Senator Ron Wyden, a Democrat from Oregon and ranking member of the Senate Finance Committee, speaks during a hearing with Robert Lighthizer, U.S. trade representative, not pictured, in Washington, D.C., U.S., on Tuesday, March 12, 2019.
Anna Moneymaker | Bloomberg | Getty Images
Democrats running the powerful Senate Finance Committee are preparing to take on the uber-wealthy, dark money groups and special interest organizations now that their party has taken control of Congress.
The chairman of the committee, Sen. Ron Wyden, D-Ore., detailed his priorities to CNBC on Thursday, the day after he officially took over leadership of the panel.
He said tax reform is one of the priorities for the committee, which includes Sen. Elizabeth Warren, D-Mass., a Wall Street critic and advocate for increasing taxes on the wealthy. Of particular interest, Wyden said, is how billionaires made so much money during the pandemic, when much of the economy, including millions of working families, struggled.
Wyden also said that the committee will key in on the costs of health care, which will involve facing pharmaceutical companies.
Regarding Big Tech, Wyden continues to be an advocate for the 1996 Communications Decency Act’s Section 230, which he co-authored. The provision protects technology companies from being held liable for what users post on their platforms. Republican leaders, including former President Donald Trump, and several Democrats oppose Section 230.
When asked whether he would call on executives of major pharmaceutical and tech companies, Wyden said: “We are going to go wherever we have to to get the facts.”
The panel will take a close look at the tax-exempt nonprofit organizations that organized the Jan. 6 pro-Trump rally that led to the deadly insurrection on Capitol Hill, Wyden said.
Just prior to becoming finance chairman, Wyden sent a letter to IRS Commissioner Charles Rettig and called on him to investigate what role, if any, these groups played in the riot. Indeed, pro-Trump dark money organizations helped plan the rally that featured then-President Trump encouraging supporters to march on the Capitol.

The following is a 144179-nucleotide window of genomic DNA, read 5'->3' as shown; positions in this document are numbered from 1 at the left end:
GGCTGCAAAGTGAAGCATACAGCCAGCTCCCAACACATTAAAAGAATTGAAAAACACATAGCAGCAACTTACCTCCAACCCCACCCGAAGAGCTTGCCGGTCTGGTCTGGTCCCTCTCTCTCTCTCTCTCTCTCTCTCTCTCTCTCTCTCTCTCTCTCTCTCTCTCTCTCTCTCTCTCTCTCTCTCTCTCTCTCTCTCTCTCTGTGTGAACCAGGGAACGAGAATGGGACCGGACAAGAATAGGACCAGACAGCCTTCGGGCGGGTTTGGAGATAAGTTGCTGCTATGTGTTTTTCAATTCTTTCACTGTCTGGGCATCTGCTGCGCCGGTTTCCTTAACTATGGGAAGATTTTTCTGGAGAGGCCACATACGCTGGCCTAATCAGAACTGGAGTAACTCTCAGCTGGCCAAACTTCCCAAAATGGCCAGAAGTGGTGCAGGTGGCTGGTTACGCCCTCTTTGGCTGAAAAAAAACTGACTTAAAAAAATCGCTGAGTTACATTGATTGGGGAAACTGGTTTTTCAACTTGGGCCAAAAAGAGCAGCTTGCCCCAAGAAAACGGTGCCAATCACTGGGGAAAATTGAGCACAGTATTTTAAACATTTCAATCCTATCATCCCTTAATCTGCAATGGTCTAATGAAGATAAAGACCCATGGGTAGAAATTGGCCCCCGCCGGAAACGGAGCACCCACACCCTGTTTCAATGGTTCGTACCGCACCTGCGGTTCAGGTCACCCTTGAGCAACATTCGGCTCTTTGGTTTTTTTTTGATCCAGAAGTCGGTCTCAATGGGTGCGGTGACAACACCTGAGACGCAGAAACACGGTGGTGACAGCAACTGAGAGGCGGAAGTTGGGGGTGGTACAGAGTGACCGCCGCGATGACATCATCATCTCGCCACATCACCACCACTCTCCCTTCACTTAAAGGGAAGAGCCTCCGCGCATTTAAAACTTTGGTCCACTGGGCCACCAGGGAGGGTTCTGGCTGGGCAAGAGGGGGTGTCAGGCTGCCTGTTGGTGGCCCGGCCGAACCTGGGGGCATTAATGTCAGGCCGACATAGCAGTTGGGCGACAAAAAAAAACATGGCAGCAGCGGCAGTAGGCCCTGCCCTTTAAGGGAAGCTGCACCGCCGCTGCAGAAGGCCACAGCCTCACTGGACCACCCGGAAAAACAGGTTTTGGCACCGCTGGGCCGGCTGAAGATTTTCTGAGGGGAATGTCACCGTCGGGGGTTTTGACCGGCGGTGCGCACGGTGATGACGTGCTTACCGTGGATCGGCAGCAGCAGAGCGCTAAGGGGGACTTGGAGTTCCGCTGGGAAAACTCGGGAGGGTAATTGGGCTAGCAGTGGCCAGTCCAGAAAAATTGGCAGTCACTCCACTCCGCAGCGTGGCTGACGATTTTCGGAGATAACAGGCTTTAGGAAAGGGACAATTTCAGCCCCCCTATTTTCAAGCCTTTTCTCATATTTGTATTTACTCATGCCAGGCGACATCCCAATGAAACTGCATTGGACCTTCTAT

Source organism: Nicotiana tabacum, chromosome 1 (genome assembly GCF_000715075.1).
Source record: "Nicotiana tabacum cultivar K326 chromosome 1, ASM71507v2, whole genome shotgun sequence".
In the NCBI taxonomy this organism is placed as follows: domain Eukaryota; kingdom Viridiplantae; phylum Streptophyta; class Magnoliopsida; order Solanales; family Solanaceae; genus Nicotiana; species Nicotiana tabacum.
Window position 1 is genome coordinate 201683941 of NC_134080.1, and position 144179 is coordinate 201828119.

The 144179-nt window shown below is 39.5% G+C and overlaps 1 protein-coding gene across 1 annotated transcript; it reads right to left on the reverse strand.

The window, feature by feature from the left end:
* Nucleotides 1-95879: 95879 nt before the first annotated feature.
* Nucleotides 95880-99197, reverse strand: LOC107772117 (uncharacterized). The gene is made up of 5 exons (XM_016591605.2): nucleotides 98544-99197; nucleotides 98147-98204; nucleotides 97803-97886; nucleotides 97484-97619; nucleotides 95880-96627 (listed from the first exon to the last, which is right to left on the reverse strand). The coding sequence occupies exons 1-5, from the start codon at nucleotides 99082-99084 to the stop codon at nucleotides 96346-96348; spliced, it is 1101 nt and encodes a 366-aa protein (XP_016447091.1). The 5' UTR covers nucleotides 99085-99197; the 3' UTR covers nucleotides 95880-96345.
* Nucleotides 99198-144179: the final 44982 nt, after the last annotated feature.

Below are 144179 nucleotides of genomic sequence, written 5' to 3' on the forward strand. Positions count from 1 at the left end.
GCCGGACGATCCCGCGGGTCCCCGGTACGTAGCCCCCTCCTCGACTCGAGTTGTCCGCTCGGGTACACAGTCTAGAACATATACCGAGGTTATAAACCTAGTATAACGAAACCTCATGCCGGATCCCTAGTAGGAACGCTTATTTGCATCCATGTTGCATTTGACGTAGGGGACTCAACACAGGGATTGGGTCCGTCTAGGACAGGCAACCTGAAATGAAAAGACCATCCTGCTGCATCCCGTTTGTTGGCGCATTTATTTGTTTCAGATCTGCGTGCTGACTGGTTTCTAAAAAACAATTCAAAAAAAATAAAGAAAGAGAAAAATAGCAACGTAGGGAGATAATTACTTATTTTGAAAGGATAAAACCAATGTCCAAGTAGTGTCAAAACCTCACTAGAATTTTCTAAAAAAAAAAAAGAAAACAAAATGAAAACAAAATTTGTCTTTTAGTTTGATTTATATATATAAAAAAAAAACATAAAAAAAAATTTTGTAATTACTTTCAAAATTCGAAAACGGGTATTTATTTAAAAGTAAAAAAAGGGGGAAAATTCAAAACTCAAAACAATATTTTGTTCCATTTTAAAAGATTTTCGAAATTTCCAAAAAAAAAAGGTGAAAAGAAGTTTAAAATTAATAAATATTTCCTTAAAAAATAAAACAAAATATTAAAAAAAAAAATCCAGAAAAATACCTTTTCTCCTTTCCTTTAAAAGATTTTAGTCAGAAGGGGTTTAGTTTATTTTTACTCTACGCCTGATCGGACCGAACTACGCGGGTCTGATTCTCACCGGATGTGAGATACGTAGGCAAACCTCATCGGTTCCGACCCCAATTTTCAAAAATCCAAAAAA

These types of groups are known as dark money organizations because they do not publicly disclose their donors. Warren and Sen. Sheldon Whitehouse, D-R.I., who is also on the Finance Committee, recently sent a letter to new Treasury Secretary Janet Yellen focusing on dark money groups across the political spectrum.
Wyden said the IRS has informed him that it is reviewing his request.
“The reason I’m so interested in whether tax-exempt organizations were involved with planning or inciting the insurrection is that the law could not be more straightforward and understandable. Tax-exempt organizations cannot be involved in an illegal activity and can’t be involved with inciting an insurrection,” Wyden told CNBC. “We are going to make sure the IRS moves on this promptly.”
When asked whether he plans to call on Rettig to testify in front of the committee, Wyden didn’t rule it out. “We’re going to be looking at a host of issues that we are going to want the IRS on the record on,” he said.
In 2019, Wyden proposed taxing income from capital gains at the same rates as wage income, as well as requiring taxes to be paid on gains made from stock trades. After joining the finance committee, Warren said she plans to introduce her proposed wealth tax on fortunes worth over $50 million.
Warren’s plan proposes “a two cent tax on every dollar of individual wealth over $50 million, with an additional surtax on every dollar of wealth over $1 billion,” according to the Wednesday press release announcing the news.
At first, the committee will focus on the messaging needed to facilitate tax reform — including an emphasis on how the rich got richer during the Covid-19 crisis.
“You’ve got to be able to lay that foundation,” Wyden said.
“You’ve got to be able to describe how people who are very, very wealthy billionaires … how is it that they can make these huge sums” during the pandemic, he added.